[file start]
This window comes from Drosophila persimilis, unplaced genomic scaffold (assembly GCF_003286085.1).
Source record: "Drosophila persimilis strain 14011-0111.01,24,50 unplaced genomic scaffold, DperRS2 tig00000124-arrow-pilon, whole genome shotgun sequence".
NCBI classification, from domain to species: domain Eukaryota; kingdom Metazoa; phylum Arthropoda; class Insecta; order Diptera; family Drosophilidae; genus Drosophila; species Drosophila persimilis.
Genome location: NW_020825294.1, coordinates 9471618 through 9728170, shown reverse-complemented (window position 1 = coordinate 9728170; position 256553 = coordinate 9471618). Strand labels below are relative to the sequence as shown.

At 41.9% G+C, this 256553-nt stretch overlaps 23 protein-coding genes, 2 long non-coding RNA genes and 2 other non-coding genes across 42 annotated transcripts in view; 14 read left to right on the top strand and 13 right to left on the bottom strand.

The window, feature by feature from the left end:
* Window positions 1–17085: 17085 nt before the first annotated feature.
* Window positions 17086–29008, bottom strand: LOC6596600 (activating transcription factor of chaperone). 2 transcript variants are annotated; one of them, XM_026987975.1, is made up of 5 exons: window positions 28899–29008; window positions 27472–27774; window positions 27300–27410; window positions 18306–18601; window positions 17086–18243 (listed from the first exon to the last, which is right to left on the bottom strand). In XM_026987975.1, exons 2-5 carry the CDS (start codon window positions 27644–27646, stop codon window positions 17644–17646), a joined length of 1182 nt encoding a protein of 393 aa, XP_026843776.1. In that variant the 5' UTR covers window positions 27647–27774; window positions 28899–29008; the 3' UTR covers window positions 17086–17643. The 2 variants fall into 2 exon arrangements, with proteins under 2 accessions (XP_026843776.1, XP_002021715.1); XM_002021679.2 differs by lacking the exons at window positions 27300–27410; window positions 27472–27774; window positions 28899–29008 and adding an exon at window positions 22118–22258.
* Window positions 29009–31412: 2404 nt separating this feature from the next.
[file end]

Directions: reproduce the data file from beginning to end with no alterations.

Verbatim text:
This window comes from Drosophila persimilis, unplaced genomic scaffold (assembly GCF_003286085.1).
Source record: "Drosophila persimilis strain 14011-0111.01,24,50 unplaced genomic scaffold, DperRS2 tig00000124-arrow-pilon, whole genome shotgun sequence".
NCBI classification, from domain to species: domain Eukaryota; kingdom Metazoa; phylum Arthropoda; class Insecta; order Diptera; family Drosophilidae; genus Drosophila; species Drosophila persimilis.
Genome location: NW_020825294.1, coordinates 9471618 through 9728170, shown reverse-complemented (window position 1 = coordinate 9728170; position 256553 = coordinate 9471618). Strand labels below are relative to the sequence as shown.

At 41.9% G+C, this 256553-nt stretch overlaps 23 protein-coding genes, 2 long non-coding RNA genes and 2 other non-coding genes across 42 annotated transcripts in view; 14 read left to right on the top strand and 13 right to left on the bottom strand.

The window, feature by feature from the left end:
* Window positions 1–17085: 17085 nt before the first annotated feature.
* Window positions 17086–29008, bottom strand: LOC6596600 (activating transcription factor of chaperone). 2 transcript variants are annotated; one of them, XM_026987975.1, is made up of 5 exons: window positions 28899–29008; window positions 27472–27774; window positions 27300–27410; window positions 18306–18601; window positions 17086–18243 (listed from the first exon to the last, which is right to left on the bottom strand). In XM_026987975.1, exons 2-5 carry the CDS (start codon window positions 27644–27646, stop codon window positions 17644–17646), a joined length of 1182 nt encoding a protein of 393 aa, XP_026843776.1. In that variant the 5' UTR covers window positions 27647–27774; window positions 28899–29008; the 3' UTR covers window positions 17086–17643. The 2 variants fall into 2 exon arrangements, with proteins under 2 accessions (XP_026843776.1, XP_002021715.1); XM_002021679.2 differs by lacking the exons at window positions 27300–27410; window positions 27472–27774; window positions 28899–29008 and adding an exon at window positions 22118–22258.
* Window positions 29009–31412: 2404 nt separating this feature from the next.